{% set baseFontFamily = "Open Sans" %} /* Add the font family you wish to use. You may need to import it above. */

{% set headerFontFamily = "Open Sans" %} /* This affects only headers on the site. Add the font family you wish to use. You may need to import it above. */

{% set textColor = "#565656" %} /* This sets the universal color of dark text on the site */

{% set pageCenter = "1200px" %} /* This sets the width of the website */

{% set headerType = "fixed" %} /* To make this a fixed header, change the value to "fixed" - otherwise, set it to "static" */

{% set lightGreyColor = "#f7f7f7" %} /* This affects all grey background sections */

{% set baseFontWeight = "normal" %} /* More than likely, you will use one of these values (higher = bolder): 300, 400, 700, 900 */

{% set headerFontWeight = "normal" %} /* For Headers; More than likely, you will use one of these values (higher = bolder): 300, 400, 700, 900 */

{% set buttonRadius = '10px' %} /* "0" for square edges, "10px" for rounded edges, "40px" for pill shape; This will change all buttons */

After you have updated your stylesheet, make sure you turn this module off

by Jen Leigh on December 15, 2016

Can We Terminate Employees for Not Returning from FMLA Leave?

The Family and Medical Leave Act (FMLA) provides 12 weeks of unpaid, job-protected leave to employees who need to recover from a serious illness, or who need to care for a family member's serious illness. But if an employee's FMLA time has run out and they have yet to return to work, what happens? Fortunately, the HRpros at Inflection HR's HR Support Center receive questions like these every day.  Here's what you should know:


Q. Can we terminate an employee who has not returned from FMLA Leave?

A. Communication from both the employer and the employee is critical to the success of leave that is protected under the Family Medical Leave Act (FMLA). This is especially true if the employee’s expected return date is before her full FMLA allowance would be used. In that situation, it is possible that the continued absence would be protected FMLA leave, so you should make every practical effort to contact the employee, by phone, email, and certified mail. All efforts to contact the employee should be documented.

You should also consider whether the employee may be protected under the Americans with Disabilities Act (ADA), even if all FMLA protected leave has been taken.

FMLA issues can often prompt an ADA analysis. If you think there is any possibility that the employee would be considered disabled under the ADA based on your objective knowledge (and especially the reasons given for the initial FMLA leave) you should also be reaching out in an effort to start the ADA interactive process to determine if she is disabled and if there are any reasonable accommodations that can be made. 

You may be able to sever the employment relationship if the employee is completely unresponsive within a reasonable period of time. However, prior to termination, we recommend that you make written attempts to reach the employee via certified mail, return receipt requested, and document those attempts in her personnel file. While the “reasonable period of time” may be dependent on the particular situation, generally two weeks from the confirmed date of receipt of the certified letter would be an acceptable amount of time to wait before proceeding with termination for job abandonment. You should also ensure that no contract, state specific regulation, or other protection (such as workers’ compensation) would require additional allowed absence, sick leave, or a different termination procedure.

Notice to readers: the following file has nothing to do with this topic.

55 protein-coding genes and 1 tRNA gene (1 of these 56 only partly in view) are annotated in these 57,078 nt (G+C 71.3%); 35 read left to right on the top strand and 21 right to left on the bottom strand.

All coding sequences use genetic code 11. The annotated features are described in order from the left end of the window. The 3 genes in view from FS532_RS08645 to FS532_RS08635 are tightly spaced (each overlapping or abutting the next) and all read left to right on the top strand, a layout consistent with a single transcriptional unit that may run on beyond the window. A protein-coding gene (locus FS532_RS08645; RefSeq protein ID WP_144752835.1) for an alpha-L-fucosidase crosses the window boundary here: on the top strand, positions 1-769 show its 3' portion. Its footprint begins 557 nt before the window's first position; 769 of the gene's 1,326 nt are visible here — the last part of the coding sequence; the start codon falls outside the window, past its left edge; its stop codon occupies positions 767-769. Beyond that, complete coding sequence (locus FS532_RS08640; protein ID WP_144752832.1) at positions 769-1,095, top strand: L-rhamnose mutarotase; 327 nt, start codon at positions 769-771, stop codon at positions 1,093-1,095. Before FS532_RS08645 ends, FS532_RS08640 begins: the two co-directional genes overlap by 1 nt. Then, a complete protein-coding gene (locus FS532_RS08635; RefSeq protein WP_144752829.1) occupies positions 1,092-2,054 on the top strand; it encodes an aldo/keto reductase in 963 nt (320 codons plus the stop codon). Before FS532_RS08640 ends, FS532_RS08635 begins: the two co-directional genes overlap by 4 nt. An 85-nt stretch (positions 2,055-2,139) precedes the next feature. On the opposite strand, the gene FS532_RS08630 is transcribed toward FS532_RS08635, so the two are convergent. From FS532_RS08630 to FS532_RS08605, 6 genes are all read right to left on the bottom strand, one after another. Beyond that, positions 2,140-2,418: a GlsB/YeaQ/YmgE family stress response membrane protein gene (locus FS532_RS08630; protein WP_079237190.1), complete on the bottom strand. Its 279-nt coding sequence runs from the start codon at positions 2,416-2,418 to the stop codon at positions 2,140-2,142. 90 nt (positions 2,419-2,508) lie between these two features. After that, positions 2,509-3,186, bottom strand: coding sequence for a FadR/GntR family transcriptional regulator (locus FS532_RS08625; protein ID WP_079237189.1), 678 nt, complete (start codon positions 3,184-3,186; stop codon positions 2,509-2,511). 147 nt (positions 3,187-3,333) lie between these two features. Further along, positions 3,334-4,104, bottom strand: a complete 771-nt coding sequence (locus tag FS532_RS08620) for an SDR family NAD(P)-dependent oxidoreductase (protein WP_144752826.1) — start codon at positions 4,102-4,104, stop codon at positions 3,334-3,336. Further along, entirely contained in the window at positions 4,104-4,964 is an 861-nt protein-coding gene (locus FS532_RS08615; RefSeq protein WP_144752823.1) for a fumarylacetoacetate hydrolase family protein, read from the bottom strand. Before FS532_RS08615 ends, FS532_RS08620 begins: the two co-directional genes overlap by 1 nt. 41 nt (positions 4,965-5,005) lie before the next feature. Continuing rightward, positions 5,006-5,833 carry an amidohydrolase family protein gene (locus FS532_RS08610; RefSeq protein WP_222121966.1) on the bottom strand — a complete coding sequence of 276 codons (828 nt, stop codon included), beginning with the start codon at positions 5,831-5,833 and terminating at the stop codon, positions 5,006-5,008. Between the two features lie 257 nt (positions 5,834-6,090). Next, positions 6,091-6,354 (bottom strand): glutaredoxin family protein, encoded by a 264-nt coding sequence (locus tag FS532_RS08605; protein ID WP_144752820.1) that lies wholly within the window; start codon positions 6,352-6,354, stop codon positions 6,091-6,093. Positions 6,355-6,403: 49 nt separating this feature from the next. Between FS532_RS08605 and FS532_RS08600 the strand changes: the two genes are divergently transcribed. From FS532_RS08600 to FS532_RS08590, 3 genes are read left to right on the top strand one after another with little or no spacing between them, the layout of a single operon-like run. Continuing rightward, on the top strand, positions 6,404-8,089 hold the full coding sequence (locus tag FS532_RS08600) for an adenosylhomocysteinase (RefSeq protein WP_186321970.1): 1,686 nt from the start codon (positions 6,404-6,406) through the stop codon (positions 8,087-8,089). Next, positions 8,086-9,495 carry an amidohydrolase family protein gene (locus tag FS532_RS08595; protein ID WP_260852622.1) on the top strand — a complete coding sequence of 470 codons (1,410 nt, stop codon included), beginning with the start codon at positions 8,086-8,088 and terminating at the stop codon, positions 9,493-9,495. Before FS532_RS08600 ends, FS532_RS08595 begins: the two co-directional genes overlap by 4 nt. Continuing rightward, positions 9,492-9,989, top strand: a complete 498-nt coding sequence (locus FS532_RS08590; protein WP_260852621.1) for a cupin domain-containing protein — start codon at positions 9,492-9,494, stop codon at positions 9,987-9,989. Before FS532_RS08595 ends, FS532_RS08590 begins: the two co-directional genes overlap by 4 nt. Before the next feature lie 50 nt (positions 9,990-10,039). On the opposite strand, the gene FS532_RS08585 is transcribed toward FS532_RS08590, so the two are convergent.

Following this procedure shows "good faith" on your end. Acting in good faith and documenting your good faith efforts may provide you with protection should you ever be challenged with regard to your decision to terminate this employee. 

Even if the FMLA protected leave is exhausted and no ADA protections are available to the returning employee, you may choose not to treat the failure to return from FMLA leave in exactly the same way as other job abandonment is treated. By giving the employee who has failed to return from leave a week or two to explain the absence, you can ensure that all parties are in agreement about the expected return date and that additional protected leave is not required. However, if you do decide to apply your regular job abandonment policy in this situation, you should make sure that you are giving the non-returning employee the same number of missed work days and attempts at communication before termination that you would give to any other employee, or have given to other employees in the past.

This content is intended for educational purposes only and should not be considered legal advice.

The HR professionals at HR Support Center are only a phone call or email away. You can utilize Inflection HR's HR Support Center to help prevent compliance mistakes and stay up to date on all things that affect your workforce.  

Plus, you'll get some great perks as well:

  • Thought leadership articles
  • Legal advice
  • Employee handbook help (creating a new one or updating an existing one)
  • Custom HR forms, letters, tools, and other documents
  • News on government activity that could affect you
  • Training on common HR activities like hiring

Inflection HR's HR Support Center is not only feature rich, it’s extremely affordable. Learn more by contacting us today!

Jen Leigh

Jen Leigh is a Senior Product Specialist with Inflection HR's Cloud Based HR and Workforce Management Solutions. Connect with Jenni and the rest of the Inflection HR Team on Twitter, Facebook, or LinkedIn.